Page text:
Federal withholding shows you the taxes you pay to the federal government that are withheld from your paycheck. Typically, it is labeled “FED,” “FIT,” or “FITW.”

You can change the amount that is withheld from each check by changing the number of dependents you claim. Just remember that if you do not have enough taxes withheld from your paycheck, you will owe the IRS when you file your taxes, which can help you reduce your financial stress.

On the other hand, if you have too much withheld, you will get a refund from the IRS when you file your taxes. On the surface, that sounds great. But it also means you are missing out on the interest or investment returns that money could have earned throughout the year.

Whatever you decide, check the amount of taxes being withheld and verify that it is the correct amount.

Check state and local taxes

JohnKwan/Adobe paycheck taxes

State and local taxes are withheld from your paycheck as well as federal taxes. These typically are labeled “STATE,” “SIT,” or “SITW.”

If you live in a state or municipality that collects such taxes, make sure they are being removed from your pay. Otherwise, you might have a mess to straighten out when it’s time to file your taxes.

Check Medicare and Social Security amounts

Stephanie Frey/Adobe list of pay deductions

Your employer is required by law to withhold money from your paycheck for Medicare (1.45% of taxable pay) and for Social Security (6.2% of taxable pay). Your employer matches this amount.

You may see these amounts labeled as OASDI (for Old-Age, Survivors and Disability Insurance) or FICA (for Federal Insurance Contributions Act). It is very unlikely these amounts will be incorrect, but check to make sure the money is being withheld.

Check other deductions

Sidekick/Adobe a woman is reviewing documents

You may have other amounts deducted from your paycheck, such as any of the following:

  • Health insurance costs
  • Retirement account contributions
  • Transportation allowances
  • Health savings account or flexible spending account contributions
  • Union dues

Check each amount that’s being taken out and compare it to what’s been taken out in previous years. You are allowed to ask your payroll department for an explanation of what’s being taken out of your check.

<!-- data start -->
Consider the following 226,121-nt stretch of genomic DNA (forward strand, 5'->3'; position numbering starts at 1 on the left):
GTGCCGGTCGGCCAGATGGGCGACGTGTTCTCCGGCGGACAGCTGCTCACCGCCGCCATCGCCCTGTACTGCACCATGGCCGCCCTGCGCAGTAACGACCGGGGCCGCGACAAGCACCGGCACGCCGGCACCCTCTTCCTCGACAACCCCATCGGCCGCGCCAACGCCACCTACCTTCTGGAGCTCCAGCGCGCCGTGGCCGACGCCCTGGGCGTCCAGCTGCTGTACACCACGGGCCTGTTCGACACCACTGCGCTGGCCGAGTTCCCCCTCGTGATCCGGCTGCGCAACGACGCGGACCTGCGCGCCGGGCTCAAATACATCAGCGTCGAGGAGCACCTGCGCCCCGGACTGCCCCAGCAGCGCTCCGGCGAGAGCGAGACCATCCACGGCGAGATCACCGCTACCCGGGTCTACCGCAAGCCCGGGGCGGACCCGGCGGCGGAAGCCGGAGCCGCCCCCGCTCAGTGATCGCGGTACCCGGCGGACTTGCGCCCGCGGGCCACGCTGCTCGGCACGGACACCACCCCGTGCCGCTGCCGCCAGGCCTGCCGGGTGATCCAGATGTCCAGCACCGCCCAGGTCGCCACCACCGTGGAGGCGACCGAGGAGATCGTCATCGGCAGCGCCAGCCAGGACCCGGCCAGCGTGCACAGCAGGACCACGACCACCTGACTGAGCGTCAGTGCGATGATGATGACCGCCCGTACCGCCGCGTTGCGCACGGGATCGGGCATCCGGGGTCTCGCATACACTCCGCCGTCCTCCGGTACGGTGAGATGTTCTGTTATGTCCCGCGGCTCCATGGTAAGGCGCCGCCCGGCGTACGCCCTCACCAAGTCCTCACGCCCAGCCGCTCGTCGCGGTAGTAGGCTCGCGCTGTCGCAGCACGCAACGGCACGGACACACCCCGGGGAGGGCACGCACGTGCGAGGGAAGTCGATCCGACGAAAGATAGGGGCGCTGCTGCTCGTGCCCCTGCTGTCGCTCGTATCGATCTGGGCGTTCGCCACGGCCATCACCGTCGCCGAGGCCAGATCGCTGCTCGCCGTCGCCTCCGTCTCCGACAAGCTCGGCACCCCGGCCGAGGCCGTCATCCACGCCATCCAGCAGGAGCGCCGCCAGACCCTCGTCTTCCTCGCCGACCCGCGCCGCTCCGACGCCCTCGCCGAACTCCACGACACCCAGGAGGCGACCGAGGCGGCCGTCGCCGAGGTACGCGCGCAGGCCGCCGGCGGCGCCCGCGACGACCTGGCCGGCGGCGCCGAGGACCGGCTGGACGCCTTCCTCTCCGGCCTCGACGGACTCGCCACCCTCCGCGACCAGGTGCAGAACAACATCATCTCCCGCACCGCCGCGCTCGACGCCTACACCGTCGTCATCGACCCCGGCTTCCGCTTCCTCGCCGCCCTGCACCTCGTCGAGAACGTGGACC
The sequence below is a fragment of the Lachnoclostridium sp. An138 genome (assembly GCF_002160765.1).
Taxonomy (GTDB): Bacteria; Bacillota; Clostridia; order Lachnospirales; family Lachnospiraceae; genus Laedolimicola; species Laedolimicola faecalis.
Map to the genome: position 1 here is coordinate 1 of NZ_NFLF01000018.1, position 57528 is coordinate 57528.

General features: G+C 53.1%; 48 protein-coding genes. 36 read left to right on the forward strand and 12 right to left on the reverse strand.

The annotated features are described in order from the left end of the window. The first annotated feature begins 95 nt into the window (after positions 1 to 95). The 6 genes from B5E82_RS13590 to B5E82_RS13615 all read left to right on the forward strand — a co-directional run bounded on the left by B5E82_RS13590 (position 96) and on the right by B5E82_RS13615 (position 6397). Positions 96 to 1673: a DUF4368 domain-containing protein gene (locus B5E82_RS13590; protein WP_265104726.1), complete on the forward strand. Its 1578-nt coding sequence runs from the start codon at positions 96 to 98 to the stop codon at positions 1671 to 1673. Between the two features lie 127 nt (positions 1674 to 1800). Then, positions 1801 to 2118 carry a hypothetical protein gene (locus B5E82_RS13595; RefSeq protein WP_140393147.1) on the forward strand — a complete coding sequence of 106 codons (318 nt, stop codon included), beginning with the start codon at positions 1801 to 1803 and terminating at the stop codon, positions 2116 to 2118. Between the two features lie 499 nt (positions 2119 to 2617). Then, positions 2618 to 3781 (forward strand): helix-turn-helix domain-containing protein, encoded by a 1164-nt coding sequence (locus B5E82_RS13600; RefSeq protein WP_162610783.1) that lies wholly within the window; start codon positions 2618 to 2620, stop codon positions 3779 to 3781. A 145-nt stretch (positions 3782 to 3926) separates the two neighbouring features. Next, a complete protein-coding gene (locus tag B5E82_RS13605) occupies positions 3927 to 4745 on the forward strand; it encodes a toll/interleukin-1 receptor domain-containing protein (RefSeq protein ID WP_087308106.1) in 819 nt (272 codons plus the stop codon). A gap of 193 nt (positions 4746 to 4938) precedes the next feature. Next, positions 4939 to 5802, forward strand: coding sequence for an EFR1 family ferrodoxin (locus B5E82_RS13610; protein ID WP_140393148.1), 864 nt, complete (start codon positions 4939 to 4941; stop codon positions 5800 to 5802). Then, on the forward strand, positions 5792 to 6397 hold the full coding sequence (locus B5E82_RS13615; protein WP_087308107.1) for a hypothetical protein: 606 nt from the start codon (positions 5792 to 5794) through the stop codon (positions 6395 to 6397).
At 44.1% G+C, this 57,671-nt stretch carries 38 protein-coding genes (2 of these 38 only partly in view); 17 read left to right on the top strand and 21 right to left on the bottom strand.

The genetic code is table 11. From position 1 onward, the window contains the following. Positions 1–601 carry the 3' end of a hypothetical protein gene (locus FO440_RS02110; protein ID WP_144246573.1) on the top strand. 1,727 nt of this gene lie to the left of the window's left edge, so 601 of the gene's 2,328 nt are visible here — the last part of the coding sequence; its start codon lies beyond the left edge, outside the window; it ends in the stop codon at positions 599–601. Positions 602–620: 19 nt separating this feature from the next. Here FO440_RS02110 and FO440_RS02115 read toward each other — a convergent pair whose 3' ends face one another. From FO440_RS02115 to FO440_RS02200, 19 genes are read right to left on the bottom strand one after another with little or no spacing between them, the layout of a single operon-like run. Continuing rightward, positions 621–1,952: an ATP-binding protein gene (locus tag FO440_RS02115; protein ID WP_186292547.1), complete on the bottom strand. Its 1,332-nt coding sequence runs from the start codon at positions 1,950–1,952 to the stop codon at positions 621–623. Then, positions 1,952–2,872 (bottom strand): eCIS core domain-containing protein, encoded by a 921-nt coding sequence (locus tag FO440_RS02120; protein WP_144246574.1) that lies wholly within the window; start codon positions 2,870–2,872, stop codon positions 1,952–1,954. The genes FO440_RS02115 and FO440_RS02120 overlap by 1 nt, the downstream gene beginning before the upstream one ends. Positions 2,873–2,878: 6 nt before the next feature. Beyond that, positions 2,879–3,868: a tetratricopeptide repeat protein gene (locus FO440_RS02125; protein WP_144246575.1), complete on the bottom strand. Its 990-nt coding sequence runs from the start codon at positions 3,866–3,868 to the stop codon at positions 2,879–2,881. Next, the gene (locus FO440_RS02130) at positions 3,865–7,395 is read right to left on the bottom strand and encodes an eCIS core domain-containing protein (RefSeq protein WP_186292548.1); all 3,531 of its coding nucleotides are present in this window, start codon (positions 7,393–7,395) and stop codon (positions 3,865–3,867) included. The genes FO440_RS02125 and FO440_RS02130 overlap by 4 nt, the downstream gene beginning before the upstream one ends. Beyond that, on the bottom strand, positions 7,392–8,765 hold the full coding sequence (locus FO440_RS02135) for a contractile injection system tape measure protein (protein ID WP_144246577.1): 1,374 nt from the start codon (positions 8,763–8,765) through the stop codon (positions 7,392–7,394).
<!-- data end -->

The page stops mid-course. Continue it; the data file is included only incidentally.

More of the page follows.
Cross-check with your bank deposits

Andrey Popov/Adobe online banking on a laptop

Whether you deposit your own check to your account or it gets deposited automatically by direct deposit, you should verify that the amount deposited into your account is equal to the net pay amount on your pay stub. It is unlikely that the wrong amount will have been deposited, but it’s easy to verify.

You can also discover if you’re being paid early by direct deposit or if your money is being held until the date on the pay stub. This knowledge can help you avoid overdraft fees by helping you schedule bill payments to occur after your paycheck hits your account.

Pro tip: Research the best checking accounts to make sure you're not being charged excessive or unnecessary fees.  

Bottom line

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It wasn't that long ago that people used to reconcile their checkbooks weekly as part of learning the basic money lessons of being an adult. With the advent of online banking, few of us still reconcile bank accounts every week. And even fewer look closely at their pay stubs.

However, checking your pay stub regularly is a smart move to make sure you’re being paid correctly and that the right amounts are being withheld. If errors are being made, you can head them off before they become significant.  

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Author Details

Elizabeth Rollins

Elizabeth Rollins has degrees in literature and business, and she's combined these loves into a career in writing about personal finance. Her special areas of interest are debt, value, budgeting, education, and retirement.